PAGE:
Motorola shareholders voted to give holders of 10 percent of the company's stock the ability to call special shareholder meetings, a mark of the tension between investors and the company's board. The shareholders also vented their frustration with the direction of the company, whose troubled handset division has been dragging down its earnings for several quarters.
Shareholders elected the 13 nominated directors to the company's board at Motorola's annual shareholders meeting in Rosemont, Ill., but also took the opportunity to voice concerns on a wide range of issues, especially the direction of the company's mobile devices division.
George Polous, a shareholder from Burbank, Ill., complained that Motorola's "directors should not be re-elected because they have not done their jobs."
Several other shareholders took issue with the pay of co-CEO Sanjay Jha, who stands to reap more than $104 million if he can turn the mobile devices division around and take it public as a separate company by Oct. 31, 2010. Jha and co-CEO Greg Brown noted that they voluntarily decided to take a 25 percent cut in their base salaries, that Brown would forfeit any cash bonus and that Jha would not take most of his cash bonus for the year.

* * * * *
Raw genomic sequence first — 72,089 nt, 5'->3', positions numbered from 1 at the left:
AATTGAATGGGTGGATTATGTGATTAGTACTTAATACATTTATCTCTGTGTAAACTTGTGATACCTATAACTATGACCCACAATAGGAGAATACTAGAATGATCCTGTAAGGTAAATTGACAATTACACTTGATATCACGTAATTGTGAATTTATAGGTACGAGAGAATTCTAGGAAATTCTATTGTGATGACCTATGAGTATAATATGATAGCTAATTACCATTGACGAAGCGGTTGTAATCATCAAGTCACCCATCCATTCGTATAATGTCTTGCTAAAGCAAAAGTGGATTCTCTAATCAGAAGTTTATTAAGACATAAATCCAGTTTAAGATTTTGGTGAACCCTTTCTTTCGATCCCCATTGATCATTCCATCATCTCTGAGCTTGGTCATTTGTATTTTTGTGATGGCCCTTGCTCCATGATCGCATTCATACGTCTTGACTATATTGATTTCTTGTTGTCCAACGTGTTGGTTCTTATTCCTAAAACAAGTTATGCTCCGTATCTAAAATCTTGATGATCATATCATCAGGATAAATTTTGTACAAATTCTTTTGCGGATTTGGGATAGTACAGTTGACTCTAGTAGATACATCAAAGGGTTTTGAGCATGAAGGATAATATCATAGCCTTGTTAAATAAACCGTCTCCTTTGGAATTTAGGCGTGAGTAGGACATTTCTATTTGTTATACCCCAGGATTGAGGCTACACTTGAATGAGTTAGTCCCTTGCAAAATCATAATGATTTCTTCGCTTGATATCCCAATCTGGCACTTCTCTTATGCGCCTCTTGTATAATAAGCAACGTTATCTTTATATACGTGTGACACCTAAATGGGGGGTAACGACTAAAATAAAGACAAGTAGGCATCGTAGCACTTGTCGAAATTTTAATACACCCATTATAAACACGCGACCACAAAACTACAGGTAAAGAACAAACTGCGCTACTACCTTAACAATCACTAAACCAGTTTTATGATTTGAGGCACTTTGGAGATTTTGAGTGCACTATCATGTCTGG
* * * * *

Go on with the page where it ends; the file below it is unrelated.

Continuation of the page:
In December, Motorola announced it would freeze U.S. pension plans, stop matching company 401(k) contributions and halt most salary increases for 2009. At that time, the two chief executives acknowledged that Motorola's branding efforts needed to be improved, but Jha said that the company's focus on Android and data-driven handsets would help turn the handset division around.
Motorola posted a $231 million net loss in the first quarter, and sales were down 28 percent from the same quarter a year ago. The handset division's operating loss narrowed on a sequential basis to $509 million, down from $595 million in the fourth quarter of 2008, but still wider than an operating loss of $418 million in the year-ago quarter.
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